6       A.   That is what he says.  He says it's apparently torched by them,

 7    yeah.

 8       Q.   Is it true that the additional forces of UNPROFOR were deployed in

 9    Zepa during the evacuation of the civil population?

10       A.   On this day in question or later on?  I can't be sure of the

11    dates, but we did deploy extra forces into the pocket, yes.

12            MS. FAUVEAU: [Interpretation] Could the witness be shown page 2 of

13    that document.

14       Q.   General, take a look at the second paragraph of the second page.

15    Here it says that there are about 150 additional troops, but it means

16    probably "additional men," and they came to reinforce the 79 Ukrainians.

17    These extra forces were Frenchmen; isn't it correct?

18       A.   Yes, if those are the ones that we deployed, they would have been

19    French, yeah.

20       Q.   And those troops did arrive in Zepa, they did reach the enclave;

21    right?

22       A.   Yes.

23       Q.   And they were not prevented to arrive by the Serbs?

24       A.   No.

25       Q.   In that paragraph, the following is said [in English]:

Page 17629

 1            "In addition, UNPROFOR Civil Affairs, a JCO team, and 2ICRC teams

 2    were in the pocket.  UNPROFOR was actively assisting in the evacuation

 3    effort.  UNHCR was not present in the pocket."

 4            [Interpretation] Would you agree, General, that these

 5    representatives of UNPROFOR Civil Affairs did reach Zepa?

 6       A.   Yes, they did.

 7       Q.   And then again the Serbs did not prevent them from coming?

 8       A.   No, they didn't.

 9       Q.   There were also Red Cross representatives.  They did reach Zepa as

10    well?

11       A.   I believe they did, yes, and it says there.

12       Q.   According to that document, the representative of UNHCR did not go

13    to Zepa.  Is it fair to say that UNHCR representatives did not want to go

14    there?  They were allowed to, they were authorised to go by the Serbs, but

15    they did not want to?

16       A.   I can't remember the case with any certainty, but I am -- would

17    agree with you that if they had travelled there, they would have been able

18    to get there, along with all those other people.

19       Q.   To confirm what you've just said, I would like to show you

20    documents 5D478.

21            While we're waiting for this document to be displayed, this is an

22    order from President Karadzic.  It is an order of the 26th of July, 1995,

23    by President Karadzic.

24            I'd like paragraph 1 to be shown to the witness, please.

25            It is an authorisation given to the UNHCR to go to Zepa.  Could

Page 17630

 1    you please confirm that paragraph 1 of this document indeed gives

 2    authorisation to the UNHCR to go to Zepa?

 3       A.   Yes, it does.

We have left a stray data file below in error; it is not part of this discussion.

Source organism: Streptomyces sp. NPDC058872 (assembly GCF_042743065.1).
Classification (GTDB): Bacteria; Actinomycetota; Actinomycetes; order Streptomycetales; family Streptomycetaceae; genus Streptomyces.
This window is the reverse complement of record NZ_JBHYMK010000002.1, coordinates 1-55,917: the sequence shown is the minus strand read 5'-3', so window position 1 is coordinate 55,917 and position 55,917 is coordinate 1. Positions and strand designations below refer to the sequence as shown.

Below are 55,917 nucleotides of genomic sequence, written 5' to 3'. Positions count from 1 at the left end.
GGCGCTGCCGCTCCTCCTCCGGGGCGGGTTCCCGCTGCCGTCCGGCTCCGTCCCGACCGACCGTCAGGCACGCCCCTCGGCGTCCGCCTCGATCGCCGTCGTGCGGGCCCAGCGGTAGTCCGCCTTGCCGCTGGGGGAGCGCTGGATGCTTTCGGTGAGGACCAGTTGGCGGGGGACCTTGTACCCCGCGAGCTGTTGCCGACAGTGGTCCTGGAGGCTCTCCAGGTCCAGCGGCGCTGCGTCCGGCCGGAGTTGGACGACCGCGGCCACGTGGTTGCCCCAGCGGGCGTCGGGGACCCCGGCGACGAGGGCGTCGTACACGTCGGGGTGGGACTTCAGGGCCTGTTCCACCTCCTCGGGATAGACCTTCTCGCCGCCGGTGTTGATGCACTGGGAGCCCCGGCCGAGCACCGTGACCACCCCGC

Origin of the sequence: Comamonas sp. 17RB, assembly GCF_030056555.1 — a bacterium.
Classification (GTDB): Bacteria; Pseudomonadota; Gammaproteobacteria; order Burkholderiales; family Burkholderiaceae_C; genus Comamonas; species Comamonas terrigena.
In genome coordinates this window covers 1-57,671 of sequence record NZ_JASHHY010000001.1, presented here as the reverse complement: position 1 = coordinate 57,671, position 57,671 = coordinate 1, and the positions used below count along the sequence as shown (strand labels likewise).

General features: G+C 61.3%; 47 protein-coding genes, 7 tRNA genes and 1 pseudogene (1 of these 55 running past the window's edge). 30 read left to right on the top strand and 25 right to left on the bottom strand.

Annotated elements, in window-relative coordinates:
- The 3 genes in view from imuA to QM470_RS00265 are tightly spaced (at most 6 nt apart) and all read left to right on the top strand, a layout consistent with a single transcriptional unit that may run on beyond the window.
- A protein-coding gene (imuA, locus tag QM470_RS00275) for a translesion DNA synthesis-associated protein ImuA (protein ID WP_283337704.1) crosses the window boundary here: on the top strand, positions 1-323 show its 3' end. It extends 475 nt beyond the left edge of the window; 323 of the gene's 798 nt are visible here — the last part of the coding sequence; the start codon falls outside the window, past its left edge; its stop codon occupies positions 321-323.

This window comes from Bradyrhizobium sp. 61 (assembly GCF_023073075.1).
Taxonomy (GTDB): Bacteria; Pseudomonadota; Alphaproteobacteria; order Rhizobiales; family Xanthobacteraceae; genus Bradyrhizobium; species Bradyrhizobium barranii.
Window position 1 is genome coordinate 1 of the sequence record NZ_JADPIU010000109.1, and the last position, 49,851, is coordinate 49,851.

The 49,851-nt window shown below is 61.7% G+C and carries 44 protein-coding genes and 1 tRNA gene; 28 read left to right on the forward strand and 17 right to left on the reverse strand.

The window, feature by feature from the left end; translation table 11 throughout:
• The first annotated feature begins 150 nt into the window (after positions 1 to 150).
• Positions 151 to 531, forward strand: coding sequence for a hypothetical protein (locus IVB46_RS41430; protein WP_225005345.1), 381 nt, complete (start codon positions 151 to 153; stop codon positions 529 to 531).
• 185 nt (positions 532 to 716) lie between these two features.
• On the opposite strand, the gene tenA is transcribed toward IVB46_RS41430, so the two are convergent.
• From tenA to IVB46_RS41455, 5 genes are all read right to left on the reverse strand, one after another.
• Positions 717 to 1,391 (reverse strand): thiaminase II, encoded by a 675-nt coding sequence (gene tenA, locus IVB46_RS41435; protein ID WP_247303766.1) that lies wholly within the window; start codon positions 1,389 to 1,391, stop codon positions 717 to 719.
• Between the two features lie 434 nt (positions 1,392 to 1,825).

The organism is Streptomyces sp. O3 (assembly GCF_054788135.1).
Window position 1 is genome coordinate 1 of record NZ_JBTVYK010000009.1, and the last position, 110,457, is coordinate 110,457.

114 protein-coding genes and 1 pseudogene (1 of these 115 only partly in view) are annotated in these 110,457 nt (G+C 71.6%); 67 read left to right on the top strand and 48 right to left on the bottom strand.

4       Q.   This order comes from President Karadzic.  Yesterday and the day

 5    before yesterday, you spoke about the involvement of the Staff in the

 6    granting of authorisation for convoys to go to the enclaves, humanitarian

 7    and the UNPROFOR, but isn't it true that politicians as well as the

 8    political authorities were also involved in that process of

 9    authorisation?  And here I'm talking about humanitarian convoys.

10       A.   I don't understand -- are you wanting me to confirm what was going

11    on inside Republika Srpska or with whom we dealt with?

12       Q.   Maybe I could refer you back to the statement you gave to the

13    Office of the Prosecutor, to make things a bit more simple.  It is Exhibit

14    6D180, your own statement.

15            I'd like to see page 5 of that statement, please, first paragraph.

16            Somewhere in the middle of this paragraph -- in this paragraph,

17    you mention Nicolai Koljevic, and somewhere in the middle you say [in

18    English]:

19             "Although an important figure, did not have any authority or

20    influence over Karadzic.  His role was largely directed towards

21    humanitarian issues.  However, he played a significant role in the matter

22    of the Sarajevo Airport and its closure to humanitarian flights and the

23    clearance of UNHCR convoys to the Eastern Enclaves."

24            [Interpretation] Do you remember that some politicians, and in

25    particular Nicolai Koljevic, had indeed a significant role to play in this

Page 17631

 1    clearing process, the clearing of humanitarian convoys?

 2       A.   I would certainly agree that we dealt with them on this matter,

 3    yes, and indeed so did politicians on our side, if that's the correct name

 4    for them, like Mr. Bilton and Mr. Akashi.

 5       Q.   Let's now talk about the evacuation of the civilian population

 6    from Zepa.

 7            The extra forces that you deployed, the members of that French

 8    unit and the representative of Civil Affairs, were in the village of Zepa,

 9    among the civilian population, during the evacuation process; is that

10    correct?

11       A.   Certainly in the early stages, they were, yes.

12       Q.   And while they were there, they never reported any irregularities

13    during the evacuation?

14       A.   They did, and we addressed some of them.  And there were --

15    there's at least one occasion when men were taken off a bus.  I'd have to